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database backup - how to?

How do I synchronize MySQL table data of my home PC with latest data
from a remote server ?

My home PC is on a very slow internet connection, so implementing
replication will cause long time read lock on remote server, which is
not desirable.

What are the tools for manual sync of tables ?

I'm running FreeBSD on my home PC.

Mike

Jul 23 '05 #1
12 2069
siliconmike wrote:
What are the tools for manual sync of tables ?


If the size of database is not too big:

Use mysqldump to create dump of the whole database. Use gzip or similar
tool to make it smaller for the transfering. On your computer, unzip it
and read it in using mysql-command line tool.

You can use mysqldump to get only given tables, in case you habe very
large static table and few small dynamic tables.
Jul 23 '05 #2


Aggro wrote:
siliconmike wrote:
What are the tools for manual sync of tables ?


If the size of database is not too big:

Use mysqldump to create dump of the whole database.


Oh O! The tables are Biiiiiiiiiiiiiiiigggggggg!!

Jul 23 '05 #3
siliconmike wrote:
How do I synchronize MySQL table data of my home PC with latest data
from a remote server ?

My home PC is on a very slow internet connection, so implementing
replication will cause long time read lock on remote server, which is
not desirable.

What are the tools for manual sync of tables ?

I'm running FreeBSD on my home PC.

Mike


Mike,

If you can modify the programs on the server have them write the
SQL statements that insert or update your server database to a
flat file. Download the flat file and run it against your home
PC database.

As long as every SQL statement is terminated with a semi-colon
you can execute the contents of your flat file using:

mysql -u user_name database_name < flat_file_name

HTH

Jerry

Jul 23 '05 #4
<si*********@yahoo.com> ecrivait/schrieb/wrote:
Use mysqldump to create dump of the whole database.


Oh O! The tables are Biiiiiiiiiiiiiiiigggggggg!!


even if you compress them with bzip2/gzip? (generaly work
quite well on dumps).

Olivier

--
__________________________________________________ _______________
Olivier M. - sp**********@8304.ch - PGP: 0E84D2EA - Switzerland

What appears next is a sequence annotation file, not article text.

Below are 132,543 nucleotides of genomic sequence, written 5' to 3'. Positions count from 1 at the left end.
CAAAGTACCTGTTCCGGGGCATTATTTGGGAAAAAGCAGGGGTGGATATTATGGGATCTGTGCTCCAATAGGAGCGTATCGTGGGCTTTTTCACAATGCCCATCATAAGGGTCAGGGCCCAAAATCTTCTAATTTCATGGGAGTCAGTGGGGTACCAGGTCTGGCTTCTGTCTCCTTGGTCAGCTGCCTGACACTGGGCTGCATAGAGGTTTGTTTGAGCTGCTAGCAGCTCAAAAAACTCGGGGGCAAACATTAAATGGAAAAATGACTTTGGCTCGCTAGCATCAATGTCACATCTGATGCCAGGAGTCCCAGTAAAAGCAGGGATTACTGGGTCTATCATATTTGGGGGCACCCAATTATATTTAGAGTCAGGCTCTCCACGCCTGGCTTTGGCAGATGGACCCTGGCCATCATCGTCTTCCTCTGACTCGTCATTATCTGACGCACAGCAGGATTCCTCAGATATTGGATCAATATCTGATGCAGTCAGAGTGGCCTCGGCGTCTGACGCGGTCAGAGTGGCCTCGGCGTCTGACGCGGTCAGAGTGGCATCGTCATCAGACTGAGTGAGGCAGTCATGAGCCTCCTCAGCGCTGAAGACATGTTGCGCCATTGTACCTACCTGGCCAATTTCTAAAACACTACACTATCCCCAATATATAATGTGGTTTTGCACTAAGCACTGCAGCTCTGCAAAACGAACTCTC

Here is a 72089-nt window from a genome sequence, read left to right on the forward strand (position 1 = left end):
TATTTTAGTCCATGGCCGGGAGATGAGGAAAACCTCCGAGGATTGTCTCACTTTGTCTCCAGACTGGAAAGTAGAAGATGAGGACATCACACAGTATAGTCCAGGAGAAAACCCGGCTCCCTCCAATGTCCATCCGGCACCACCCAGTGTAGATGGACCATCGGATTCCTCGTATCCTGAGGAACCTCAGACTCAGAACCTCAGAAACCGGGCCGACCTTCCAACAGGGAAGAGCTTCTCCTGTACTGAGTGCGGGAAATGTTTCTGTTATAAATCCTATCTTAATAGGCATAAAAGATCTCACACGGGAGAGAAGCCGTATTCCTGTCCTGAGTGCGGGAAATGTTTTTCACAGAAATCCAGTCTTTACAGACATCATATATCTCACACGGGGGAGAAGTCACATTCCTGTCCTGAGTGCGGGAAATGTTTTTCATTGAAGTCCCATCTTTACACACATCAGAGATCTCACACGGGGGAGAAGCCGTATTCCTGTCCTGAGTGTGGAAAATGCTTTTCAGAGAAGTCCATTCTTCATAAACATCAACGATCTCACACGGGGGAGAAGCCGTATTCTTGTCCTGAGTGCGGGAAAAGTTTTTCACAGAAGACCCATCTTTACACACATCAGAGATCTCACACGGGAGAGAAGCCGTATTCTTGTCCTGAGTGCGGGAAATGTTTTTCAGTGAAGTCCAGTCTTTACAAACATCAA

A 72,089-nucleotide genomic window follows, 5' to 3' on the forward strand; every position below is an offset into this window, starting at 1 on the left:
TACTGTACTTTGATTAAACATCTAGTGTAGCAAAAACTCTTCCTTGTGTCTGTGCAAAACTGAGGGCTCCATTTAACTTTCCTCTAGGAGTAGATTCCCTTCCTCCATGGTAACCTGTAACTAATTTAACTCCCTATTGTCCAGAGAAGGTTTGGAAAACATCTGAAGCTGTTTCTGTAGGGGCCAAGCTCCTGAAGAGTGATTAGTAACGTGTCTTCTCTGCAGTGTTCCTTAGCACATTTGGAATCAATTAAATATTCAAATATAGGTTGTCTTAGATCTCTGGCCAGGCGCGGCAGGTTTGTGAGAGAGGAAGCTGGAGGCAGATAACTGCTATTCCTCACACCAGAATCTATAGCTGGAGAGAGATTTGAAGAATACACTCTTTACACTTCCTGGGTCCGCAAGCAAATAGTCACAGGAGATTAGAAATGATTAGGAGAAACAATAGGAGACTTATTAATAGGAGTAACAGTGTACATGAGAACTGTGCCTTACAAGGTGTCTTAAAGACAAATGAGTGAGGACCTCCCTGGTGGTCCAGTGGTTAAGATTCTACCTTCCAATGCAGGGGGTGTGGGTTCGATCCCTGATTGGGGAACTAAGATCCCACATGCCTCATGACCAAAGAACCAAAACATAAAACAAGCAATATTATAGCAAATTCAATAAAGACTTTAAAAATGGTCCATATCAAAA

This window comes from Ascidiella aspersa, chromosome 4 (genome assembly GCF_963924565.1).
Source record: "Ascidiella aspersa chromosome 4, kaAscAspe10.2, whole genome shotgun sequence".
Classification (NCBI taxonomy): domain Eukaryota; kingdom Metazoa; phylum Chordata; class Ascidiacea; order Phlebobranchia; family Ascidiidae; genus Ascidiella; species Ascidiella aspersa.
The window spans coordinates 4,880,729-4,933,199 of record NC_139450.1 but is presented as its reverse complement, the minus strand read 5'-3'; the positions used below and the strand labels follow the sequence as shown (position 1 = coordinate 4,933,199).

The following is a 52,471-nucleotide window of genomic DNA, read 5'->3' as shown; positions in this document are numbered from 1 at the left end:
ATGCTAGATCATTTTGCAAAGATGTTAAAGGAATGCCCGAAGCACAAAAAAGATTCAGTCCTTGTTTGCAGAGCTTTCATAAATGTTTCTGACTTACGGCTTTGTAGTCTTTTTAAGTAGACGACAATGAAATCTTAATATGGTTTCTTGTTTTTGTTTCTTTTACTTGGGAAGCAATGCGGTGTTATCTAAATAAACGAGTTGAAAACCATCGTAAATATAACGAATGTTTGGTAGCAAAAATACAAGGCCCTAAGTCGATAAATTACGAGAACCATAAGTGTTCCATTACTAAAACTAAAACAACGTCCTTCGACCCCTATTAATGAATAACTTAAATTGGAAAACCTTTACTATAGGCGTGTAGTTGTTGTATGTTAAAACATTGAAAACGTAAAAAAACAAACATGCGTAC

Jul 23 '05 #5
Sounds good. But I would prefer another approach - putting a column
called NEEDS_BACK_UP in each remote table to keep track of whether a
record needs to be backed up.

In what you advise, probably a failed sql statement in a flat file
might leave the rest of the sql statements meaningless.

Although, my scheme I guess needs considerable change in my code.

Or there is another scheme - updated-timestamp in each remote table...

Mike

jerry gitomer wrote:
Mike,

If you can modify the programs on the server have them write the
SQL statements that insert or update your server database to a
flat file. Download the flat file and run it against your home
PC database.

As long as every SQL statement is terminated with a semi-colon
you can execute the contents of your flat file using:

mysql -u user_name database_name < flat_file_name

HTH

Jerry


Jul 23 '05 #6
Olivier M. wrote:
<si*********@yahoo.com> ecrivait/schrieb/wrote:
Use mysqldump to create dump of the whole database.


Oh O! The tables are Biiiiiiiiiiiiiiiigggggggg!!


even if you compress them with bzip2/gzip? (generaly work
quite well on dumps).


The site will initially have 2 GB tables, which will grow..

Jul 23 '05 #7
siliconmike wrote:
In what you advise, probably a failed sql statement in a flat file
might leave the rest of the sql statements meaningless.


No, if you use --force parameter (if I remember the syntax correctly),
which will force it continue after errors also.
Jul 23 '05 #8


Aggro wrote:
siliconmike wrote:
In what you advise, probably a failed sql statement in a flat file
might leave the rest of the sql statements meaningless.


No, if you use --force parameter (if I remember the syntax correctly),
which will force it continue after errors also.


What I mean is that there is no meaning to continue backup in case a
sql command fails. Because some of the future sql commands might be
depending on the result of the one that failed. The backup-data then
wouldn't be equivalent to the original one.

Jul 23 '05 #9
"" wrote:
How do I synchronize MySQL table data of my home PC with
latest data
from a remote server ?

My home PC is on a very slow internet connection, so
implementing
replication will cause long time read lock on remote server,
which is
not desirable.

What are the tools for manual sync of tables ?